Since then, the dance company has performed at the Inman Park Festival, began learning two new works, crafted another to be presented this weekend at the Modern Atlanta Dance (MAD) festival, throwing in a high school workshop and a round of "dragon" school shows. "Down time" has been dedicated to rehearsal, PT, work etc. (You heard the air quotes on that too didn't ya?) So in a moment of quiet I wanted to share one of those things that keeps me on task and mostly sane.
A frequent visitor to our class noticed my humming different tunes as I went through my prep for rehearsal. I explained that it was my "theme song" for the day. My doctor likes it that I have "motivational music" to help me stay up and moving. Some days, when I am facing an "adventure" i.e. life challenges, it's the theme from "Indiana Jones", over-scheduled days you can hear the Lone Ranger Overture. Multi multi-task days, the most common, I "insert Circus Music here". The idea is to move to the music in my head, keeping time to propel me forward through whatever sort of body issues are thrown in my way. I find when I can push along until rehearsal or any morning begins, in the end, I leave feeling better, even if it's a better sort of tired.
Theme songs set a tone, an emotional backdrop, for my mind. Thinking a happy tune can brighten your outlook, even if only to put a sarcastic spin on things. Venting via a hard bass line, or centering over a melodic one brings focus when my brain is racing with too many or even unconjoined thoughts. As a dancer, I seem to have the best performances when I remind myself to relax into the movement and let the music move me. My body knows the choreography; it's my mind that sets into panic.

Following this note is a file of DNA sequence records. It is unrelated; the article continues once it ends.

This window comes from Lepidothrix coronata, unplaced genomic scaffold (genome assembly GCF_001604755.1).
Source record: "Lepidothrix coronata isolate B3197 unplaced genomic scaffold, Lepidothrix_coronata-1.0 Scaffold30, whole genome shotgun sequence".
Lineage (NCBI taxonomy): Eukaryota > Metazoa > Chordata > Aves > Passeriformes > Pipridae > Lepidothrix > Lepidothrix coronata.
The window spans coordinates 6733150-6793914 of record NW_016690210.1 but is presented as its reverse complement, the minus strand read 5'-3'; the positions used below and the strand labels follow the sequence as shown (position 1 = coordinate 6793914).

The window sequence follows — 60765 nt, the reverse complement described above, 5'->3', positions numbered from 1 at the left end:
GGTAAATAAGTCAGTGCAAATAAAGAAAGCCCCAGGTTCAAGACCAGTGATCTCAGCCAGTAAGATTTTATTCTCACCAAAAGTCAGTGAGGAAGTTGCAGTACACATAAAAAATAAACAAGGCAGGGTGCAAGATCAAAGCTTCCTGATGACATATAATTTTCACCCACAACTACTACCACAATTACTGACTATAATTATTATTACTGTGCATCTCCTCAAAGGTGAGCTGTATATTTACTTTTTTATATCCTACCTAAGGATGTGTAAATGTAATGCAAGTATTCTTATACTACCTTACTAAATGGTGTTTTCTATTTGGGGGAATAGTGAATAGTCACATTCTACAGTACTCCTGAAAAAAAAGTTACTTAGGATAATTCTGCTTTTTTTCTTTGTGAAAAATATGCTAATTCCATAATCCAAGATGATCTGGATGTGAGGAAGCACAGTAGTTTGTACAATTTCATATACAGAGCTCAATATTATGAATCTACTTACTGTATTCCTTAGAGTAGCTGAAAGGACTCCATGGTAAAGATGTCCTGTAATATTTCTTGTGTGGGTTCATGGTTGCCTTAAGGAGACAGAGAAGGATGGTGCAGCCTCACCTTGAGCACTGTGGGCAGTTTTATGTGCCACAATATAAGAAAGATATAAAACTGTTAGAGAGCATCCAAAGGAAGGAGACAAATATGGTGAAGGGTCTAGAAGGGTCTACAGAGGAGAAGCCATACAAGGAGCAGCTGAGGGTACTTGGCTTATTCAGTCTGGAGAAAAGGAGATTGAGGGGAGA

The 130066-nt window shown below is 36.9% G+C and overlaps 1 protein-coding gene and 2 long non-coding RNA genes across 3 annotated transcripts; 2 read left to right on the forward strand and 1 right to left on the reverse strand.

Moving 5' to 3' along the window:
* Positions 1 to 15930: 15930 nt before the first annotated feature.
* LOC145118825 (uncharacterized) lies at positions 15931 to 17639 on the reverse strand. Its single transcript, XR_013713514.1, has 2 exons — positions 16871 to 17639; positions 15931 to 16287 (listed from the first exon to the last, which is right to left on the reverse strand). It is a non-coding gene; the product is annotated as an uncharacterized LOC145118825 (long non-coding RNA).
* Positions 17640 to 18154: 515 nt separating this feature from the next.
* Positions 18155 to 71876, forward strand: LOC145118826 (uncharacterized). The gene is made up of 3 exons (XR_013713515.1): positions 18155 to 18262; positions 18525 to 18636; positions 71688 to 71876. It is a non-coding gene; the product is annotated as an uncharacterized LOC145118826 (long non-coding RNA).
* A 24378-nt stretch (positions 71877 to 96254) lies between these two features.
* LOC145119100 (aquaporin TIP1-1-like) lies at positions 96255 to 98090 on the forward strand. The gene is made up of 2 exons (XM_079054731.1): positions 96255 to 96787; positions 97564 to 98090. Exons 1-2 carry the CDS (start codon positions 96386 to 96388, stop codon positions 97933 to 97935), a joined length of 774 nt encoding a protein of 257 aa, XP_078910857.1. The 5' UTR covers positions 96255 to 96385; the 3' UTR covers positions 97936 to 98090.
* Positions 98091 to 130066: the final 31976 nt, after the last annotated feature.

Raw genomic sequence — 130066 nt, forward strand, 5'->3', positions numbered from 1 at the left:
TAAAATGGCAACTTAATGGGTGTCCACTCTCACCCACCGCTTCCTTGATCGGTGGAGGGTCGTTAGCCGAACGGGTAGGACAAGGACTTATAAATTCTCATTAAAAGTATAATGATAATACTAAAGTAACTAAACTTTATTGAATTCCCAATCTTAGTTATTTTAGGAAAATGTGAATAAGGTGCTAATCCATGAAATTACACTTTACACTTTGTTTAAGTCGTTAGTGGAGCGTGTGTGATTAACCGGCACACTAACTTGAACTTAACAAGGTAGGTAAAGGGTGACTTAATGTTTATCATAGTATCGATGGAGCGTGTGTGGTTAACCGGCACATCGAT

I find, most of all, my daily tunes are good for the soul. That is why I advocate the practice to anyone. Use the old "mixed tape" format, on whatever music device you have (yeah, I still use actual tape) to put together a playlist as a way to start. Think of media characters, heroes or villains, as many come complete with a theme. Songs from childhood Saturday morning cartoons, opening notes from a family TV night, hummed memories of a grandparent. All these are the music that moves our spirits and our hearts, and can get us passed the chaos of street sounds or even voices of negative thought.
Before performance, there is a time to warm up and connect with the other dancers. In the wings, waiting in the silence, I remind myself to find calm, trust and have fun. When I can do that, the music in my head and the sound in my ears come together, and all I feel is, "I am a dancer….”let’s DO this!”